(MERCER COUNTY) - Marcus Hodge owns J&Z Grilling Restaurant on Bland Street. Hodge says he wants the city to put the brakes on the parking issues for his customers outside his restaurant.
"I kept asking and asking, and nothing is getting done. I just keep reaching out to people, and now I'm getting fed up. I have to do something. If I keep letting it go on, they are going to push me out of business. I notice my sales are going down," Restaurant Owner, Marcus Hodge said.
Hodge says his customers are receiving written warnings from city police when they pull up to pick-up carry out orders.
"To me that's a ticket. If you're writing a warning that's like a ticket. I'm not going to charge you today, but if I catch you again, I'm going to give it to you," Hodge said.
"If a customer is here, and another one pulls up for their order, what do I do," Hodge added.
The only parking spot is right in front of the restaurant. The restaurant opened in 2019 in a unique building. One side houses a police sub-station, the other side is an alley, and then there's a turning lane. The City Manager says it's just not the best location to add store-front parking.
"This is a geographic problem. In this case, the store location is not in a prime location. Most businesses as part of their business plans look and say is this amicable parking for my business. That's not the case directly in front of this business, but that does not mean there isn't parking up the street or across the street," City Manager, Dane Rideout said.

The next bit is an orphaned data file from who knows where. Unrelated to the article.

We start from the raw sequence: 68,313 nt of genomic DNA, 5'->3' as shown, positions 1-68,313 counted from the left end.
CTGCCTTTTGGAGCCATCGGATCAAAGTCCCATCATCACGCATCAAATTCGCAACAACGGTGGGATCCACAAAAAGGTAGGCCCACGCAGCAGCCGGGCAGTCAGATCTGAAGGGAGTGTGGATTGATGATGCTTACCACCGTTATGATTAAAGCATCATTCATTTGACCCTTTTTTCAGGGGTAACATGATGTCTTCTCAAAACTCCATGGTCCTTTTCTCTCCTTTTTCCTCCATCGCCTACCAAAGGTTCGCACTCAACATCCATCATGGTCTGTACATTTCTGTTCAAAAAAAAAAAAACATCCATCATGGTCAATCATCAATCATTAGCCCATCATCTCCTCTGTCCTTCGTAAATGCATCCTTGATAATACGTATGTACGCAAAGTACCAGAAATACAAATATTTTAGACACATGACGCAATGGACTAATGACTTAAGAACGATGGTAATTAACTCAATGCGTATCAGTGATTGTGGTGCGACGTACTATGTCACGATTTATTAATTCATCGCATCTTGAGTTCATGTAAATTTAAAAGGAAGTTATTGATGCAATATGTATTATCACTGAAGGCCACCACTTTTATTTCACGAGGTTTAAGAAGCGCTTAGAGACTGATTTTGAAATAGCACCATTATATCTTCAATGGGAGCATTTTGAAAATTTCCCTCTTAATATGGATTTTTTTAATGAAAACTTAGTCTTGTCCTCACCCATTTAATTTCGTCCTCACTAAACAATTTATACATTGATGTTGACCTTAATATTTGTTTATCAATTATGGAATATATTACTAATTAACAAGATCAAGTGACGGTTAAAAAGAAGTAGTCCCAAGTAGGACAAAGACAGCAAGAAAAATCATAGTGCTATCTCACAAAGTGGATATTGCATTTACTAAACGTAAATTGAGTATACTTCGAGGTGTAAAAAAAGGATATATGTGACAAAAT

Rideout says the city needs to change and adopt what other major cities do about parking, where people walk several blocks for a legal parking space.
'You just have to walk a little bit further. Business owners, and their employees should be the ones walking, and not the customers. I think that would help decrease problems," Rideout said.
The President of the Mercer County NAACP is weighing in on this issue because the restaurant's located in what he calls " a well known black community."
"Work with him. They can do that. Not just for his business, but for other businesses. Beautify this section, as well as beautify that section," President of the NAACP, Rev. Collins said.
"I understand there's a perception that because it's a black owned business that the city is discriminating against it, but this is a geographic issue. I can't create more parking for that. I understand the frustration that the business owner has, but that's not going to fix it," Rideout said.
"You can go to Chucky Square down the street and it look like Beverly Hills, and when you come down here to Bland Street it looks like Compton. When you go outside and record my curves, they're busted," Hodge said.